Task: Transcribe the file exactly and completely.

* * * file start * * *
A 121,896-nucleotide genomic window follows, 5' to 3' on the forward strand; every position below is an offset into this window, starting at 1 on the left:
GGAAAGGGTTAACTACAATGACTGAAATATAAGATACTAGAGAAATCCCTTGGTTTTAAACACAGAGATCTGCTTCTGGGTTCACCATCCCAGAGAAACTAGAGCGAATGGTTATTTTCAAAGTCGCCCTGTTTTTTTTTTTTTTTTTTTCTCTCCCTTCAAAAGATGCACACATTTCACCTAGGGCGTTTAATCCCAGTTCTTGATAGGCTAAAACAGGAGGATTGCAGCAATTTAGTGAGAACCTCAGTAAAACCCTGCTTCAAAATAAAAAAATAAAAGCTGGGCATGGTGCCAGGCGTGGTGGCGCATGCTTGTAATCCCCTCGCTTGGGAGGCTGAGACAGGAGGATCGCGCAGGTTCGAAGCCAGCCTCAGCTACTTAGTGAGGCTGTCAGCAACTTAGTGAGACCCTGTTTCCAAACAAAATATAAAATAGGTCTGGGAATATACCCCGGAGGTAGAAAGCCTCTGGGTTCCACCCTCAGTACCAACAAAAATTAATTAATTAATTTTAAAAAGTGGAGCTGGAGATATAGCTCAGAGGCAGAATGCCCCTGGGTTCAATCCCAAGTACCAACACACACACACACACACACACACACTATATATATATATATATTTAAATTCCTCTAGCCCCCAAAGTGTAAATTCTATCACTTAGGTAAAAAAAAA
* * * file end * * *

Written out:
A 121,896-nucleotide genomic window follows, 5' to 3' on the forward strand; every position below is an offset into this window, starting at 1 on the left:
GGAAAGGGTTAACTACAATGACTGAAATATAAGATACTAGAGAAATCCCTTGGTTTTAAACACAGAGATCTGCTTCTGGGTTCACCATCCCAGAGAAACTAGAGCGAATGGTTATTTTCAAAGTCGCCCTGTTTTTTTTTTTTTTTTTTTCTCTCCCTTCAAAAGATGCACACATTTCACCTAGGGCGTTTAATCCCAGTTCTTGATAGGCTAAAACAGGAGGATTGCAGCAATTTAGTGAGAACCTCAGTAAAACCCTGCTTCAAAATAAAAAAATAAAAGCTGGGCATGGTGCCAGGCGTGGTGGCGCATGCTTGTAATCCCCTCGCTTGGGAGGCTGAGACAGGAGGATCGCGCAGGTTCGAAGCCAGCCTCAGCTACTTAGTGAGGCTGTCAGCAACTTAGTGAGACCCTGTTTCCAAACAAAATATAAAATAGGTCTGGGAATATACCCCGGAGGTAGAAAGCCTCTGGGTTCCACCCTCAGTACCAACAAAAATTAATTAATTAATTTTAAAAAGTGGAGCTGGAGATATAGCTCAGAGGCAGAATGCCCCTGGGTTCAATCCCAAGTACCAACACACACACACACACACACACACACTATATATATATATATATTTAAATTCCTCTAGCCCCCAAAGTGTAAATTCTATCACTTAGGTAAAAAAAAA